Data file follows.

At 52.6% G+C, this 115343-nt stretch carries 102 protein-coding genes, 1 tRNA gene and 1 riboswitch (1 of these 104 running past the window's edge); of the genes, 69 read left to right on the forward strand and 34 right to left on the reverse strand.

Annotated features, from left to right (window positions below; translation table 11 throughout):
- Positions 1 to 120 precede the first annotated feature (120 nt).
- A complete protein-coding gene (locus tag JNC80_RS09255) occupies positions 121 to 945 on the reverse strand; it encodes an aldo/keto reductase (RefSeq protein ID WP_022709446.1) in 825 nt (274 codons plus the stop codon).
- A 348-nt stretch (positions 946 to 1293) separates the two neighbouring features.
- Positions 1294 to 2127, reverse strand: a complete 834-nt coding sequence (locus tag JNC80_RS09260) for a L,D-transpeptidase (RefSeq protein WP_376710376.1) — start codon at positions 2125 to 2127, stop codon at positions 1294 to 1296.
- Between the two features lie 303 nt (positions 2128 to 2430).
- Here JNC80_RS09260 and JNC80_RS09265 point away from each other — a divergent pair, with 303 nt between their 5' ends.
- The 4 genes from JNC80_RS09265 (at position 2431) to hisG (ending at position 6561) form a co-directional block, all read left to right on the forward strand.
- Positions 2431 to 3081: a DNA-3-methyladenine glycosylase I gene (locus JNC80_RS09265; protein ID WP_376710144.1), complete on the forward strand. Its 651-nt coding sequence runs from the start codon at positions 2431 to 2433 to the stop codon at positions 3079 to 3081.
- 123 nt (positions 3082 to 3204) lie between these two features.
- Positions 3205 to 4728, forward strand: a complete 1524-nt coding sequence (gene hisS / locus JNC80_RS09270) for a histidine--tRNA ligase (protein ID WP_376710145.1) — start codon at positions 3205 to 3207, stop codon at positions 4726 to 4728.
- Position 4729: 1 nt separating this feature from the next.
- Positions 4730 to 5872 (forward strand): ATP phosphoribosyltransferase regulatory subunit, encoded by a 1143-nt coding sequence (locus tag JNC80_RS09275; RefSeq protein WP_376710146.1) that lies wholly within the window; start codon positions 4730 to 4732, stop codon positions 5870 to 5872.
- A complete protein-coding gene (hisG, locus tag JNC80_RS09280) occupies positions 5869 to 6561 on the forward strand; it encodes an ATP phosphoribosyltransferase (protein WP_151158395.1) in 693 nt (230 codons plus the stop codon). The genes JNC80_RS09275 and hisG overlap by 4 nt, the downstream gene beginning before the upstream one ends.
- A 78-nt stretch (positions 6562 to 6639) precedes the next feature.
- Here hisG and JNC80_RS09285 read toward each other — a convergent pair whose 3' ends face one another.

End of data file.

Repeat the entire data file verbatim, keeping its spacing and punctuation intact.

At 52.6% G+C, this 115343-nt stretch carries 102 protein-coding genes, 1 tRNA gene and 1 riboswitch (1 of these 104 running past the window's edge); of the genes, 69 read left to right on the forward strand and 34 right to left on the reverse strand.

Annotated features, from left to right (window positions below; translation table 11 throughout):
- Positions 1 to 120 precede the first annotated feature (120 nt).
- A complete protein-coding gene (locus tag JNC80_RS09255) occupies positions 121 to 945 on the reverse strand; it encodes an aldo/keto reductase (RefSeq protein ID WP_022709446.1) in 825 nt (274 codons plus the stop codon).
- A 348-nt stretch (positions 946 to 1293) separates the two neighbouring features.
- Positions 1294 to 2127, reverse strand: a complete 834-nt coding sequence (locus tag JNC80_RS09260) for a L,D-transpeptidase (RefSeq protein WP_376710376.1) — start codon at positions 2125 to 2127, stop codon at positions 1294 to 1296.
- Between the two features lie 303 nt (positions 2128 to 2430).
- Here JNC80_RS09260 and JNC80_RS09265 point away from each other — a divergent pair, with 303 nt between their 5' ends.
- The 4 genes from JNC80_RS09265 (at position 2431) to hisG (ending at position 6561) form a co-directional block, all read left to right on the forward strand.
- Positions 2431 to 3081: a DNA-3-methyladenine glycosylase I gene (locus JNC80_RS09265; protein ID WP_376710144.1), complete on the forward strand. Its 651-nt coding sequence runs from the start codon at positions 2431 to 2433 to the stop codon at positions 3079 to 3081.
- 123 nt (positions 3082 to 3204) lie between these two features.
- Positions 3205 to 4728, forward strand: a complete 1524-nt coding sequence (gene hisS / locus JNC80_RS09270) for a histidine--tRNA ligase (protein ID WP_376710145.1) — start codon at positions 3205 to 3207, stop codon at positions 4726 to 4728.
- Position 4729: 1 nt separating this feature from the next.
- Positions 4730 to 5872 (forward strand): ATP phosphoribosyltransferase regulatory subunit, encoded by a 1143-nt coding sequence (locus tag JNC80_RS09275; RefSeq protein WP_376710146.1) that lies wholly within the window; start codon positions 4730 to 4732, stop codon positions 5870 to 5872.
- A complete protein-coding gene (hisG, locus tag JNC80_RS09280) occupies positions 5869 to 6561 on the forward strand; it encodes an ATP phosphoribosyltransferase (protein WP_151158395.1) in 693 nt (230 codons plus the stop codon). The genes JNC80_RS09275 and hisG overlap by 4 nt, the downstream gene beginning before the upstream one ends.
- A 78-nt stretch (positions 6562 to 6639) precedes the next feature.
- Here hisG and JNC80_RS09285 read toward each other — a convergent pair whose 3' ends face one another.